Growing up, my mom always served pork with applesauce. She always told us that the applesauce absorbed fat from the pork to make it healthier. Other people seem to believe that applesauce might kill trichinella worms, which used to be a common parasite in pigs and could lead to a fatal illness. However, it turns out that these are both old wives’ tales, and the real reason why pork and applesauce are served together is that they were traditionally harvested at the same time.
But not all old-fashioned food pairings are as random as this, and some of them really do have genuine health benefits.
Peanut Butter Sandwich
Peanut butter sandwiches are about the cheapest lunch you can imagine, and many of us have chowed down on these while trying to save up and pay off our student loans with the meager salary from our first job. However, it turns out that this meal also has everything you need, protein-wise, at least.
In order to properly utilize protein from food, your body needs to have all nine amino acids at once. Wheat lacks some of the amino acids, as does peanut butter, but together they make a complete protein.
And what about jelly? Well, it doesn’t really add much nutritionally, but if you can afford it, go ahead and add it. Everybody deserves a little sugar now and then.
Salad and Creamy Ranch Dressing
How many times has someone shamed you for taking a healthy salad and drowning it with an unhealthy creamy dressing? Well, next time somebody says that to you, tell them your salad is actually healthier with the dressing.
In order to get the full benefit of antioxidants like carotenoids in salad, your body needs to have have some fat available. Of course, if you don’t like dressing, you can always supply the fat with nuts, avocado, or a milkshake. (Just throwing ideas out there . . . but you’ve gotta admit a milkshake does sound kinda good right now.)
Granola and Yoghurt
So this isn’t a traditional pairing to the extent of other combinations on this list, but it’s become one among the yuppie and hipster sets. And it does have some great benefits when eaten together.
It turns out that the whole grains in granola act as prebiotics for the probiotic cultures in yogurt. This encourages the culture to thrive and increases the digestive benefits.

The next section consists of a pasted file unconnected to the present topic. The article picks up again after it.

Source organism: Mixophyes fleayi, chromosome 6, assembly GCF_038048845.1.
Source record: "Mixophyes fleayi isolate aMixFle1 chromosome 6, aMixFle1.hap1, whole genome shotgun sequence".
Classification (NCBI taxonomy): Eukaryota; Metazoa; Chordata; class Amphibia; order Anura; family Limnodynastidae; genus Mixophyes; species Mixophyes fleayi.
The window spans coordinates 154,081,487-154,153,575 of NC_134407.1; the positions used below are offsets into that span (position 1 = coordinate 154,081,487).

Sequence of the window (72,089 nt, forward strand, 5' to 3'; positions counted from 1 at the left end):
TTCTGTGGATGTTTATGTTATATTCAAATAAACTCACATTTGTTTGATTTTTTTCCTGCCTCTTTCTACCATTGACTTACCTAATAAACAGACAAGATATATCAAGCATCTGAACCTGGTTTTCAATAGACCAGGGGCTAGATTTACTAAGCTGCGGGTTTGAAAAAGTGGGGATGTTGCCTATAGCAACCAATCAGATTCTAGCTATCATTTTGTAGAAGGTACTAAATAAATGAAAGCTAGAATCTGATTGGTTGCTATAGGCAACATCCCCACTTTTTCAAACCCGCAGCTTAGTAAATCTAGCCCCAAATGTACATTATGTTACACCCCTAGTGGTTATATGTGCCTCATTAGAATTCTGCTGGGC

Sushi and Wasabi
It’s not just western combinations that have benefits when eaten together. It turns out there’s a very good reason for eating wasabi with your sushi. (Other than the fact that it’s super delicious–who would eat sushi without wasabi??!!)
Wasabi is a natural antibacterial agent, so if there does happen to be any kind of bad bugs in your raw fish, wasabi can help keep them from making you ill.
Green Tea and Lemon
Green tea has many health benefits, from reducing your cancer risk to protecting your heart. Most of these benefits come from catechins, antioxidants that are found in high levels in green tea. The problem is that many of these catechins are broken down in your stomach before they can be absorbed.
However, lemon juice can protect the catechins and improve the amount you absorb. Vitamin C from any source can do this, and many green tea blenders add it during blending.
Black Tea and Cake
A traditional English favorite, nothing is a more idyllic accompaniment to a sunny afternoon on the lawn as Bunchie runs to and fro than a hot cup and a sweet cake. But the combination is more than just sweet and bitter, bitter and sweet.
When you eat carbohydrates, enzymes in your saliva and produced by bacteria called amylases break the carbohydrates into sugar, which feed bacteria so they can secrete cavity-causing acids. Black tea contains a high level of tannins that can suppress the amylase activity, reducing the damage.
OJ with a Fatty Breakfast
If you’re having a full, fatty breakfast with eggs, hash browns, and bacon or sausage (heck, why not go for bacon and sausage?), you might want to wash it down with a glass of orange juice.
Orange juice seems to suppress the inflammatory response of our body in response to a high fat high carb meal as well as the release of SOCS3, a protein that contributes to your risk of type 2 diabetes. Does this mean you should have this kind of breakfast every day? No, but it means you might be able to enjoy one every once in a while without feeling too guilty about it.
So not everything your mother told you was folk tale or superstition. Sometimes, there really is a very good reason for eating those traditional combinations of foods.
Dr. Matthew B. Candelaria (PhD, U of Kansas 2006) is a freelance writer focusing mostly on medical and health topics such as weight loss, plastic surgery, and dentistry. He loves a big breakfast, and is much hungrier now than when he started writing this article.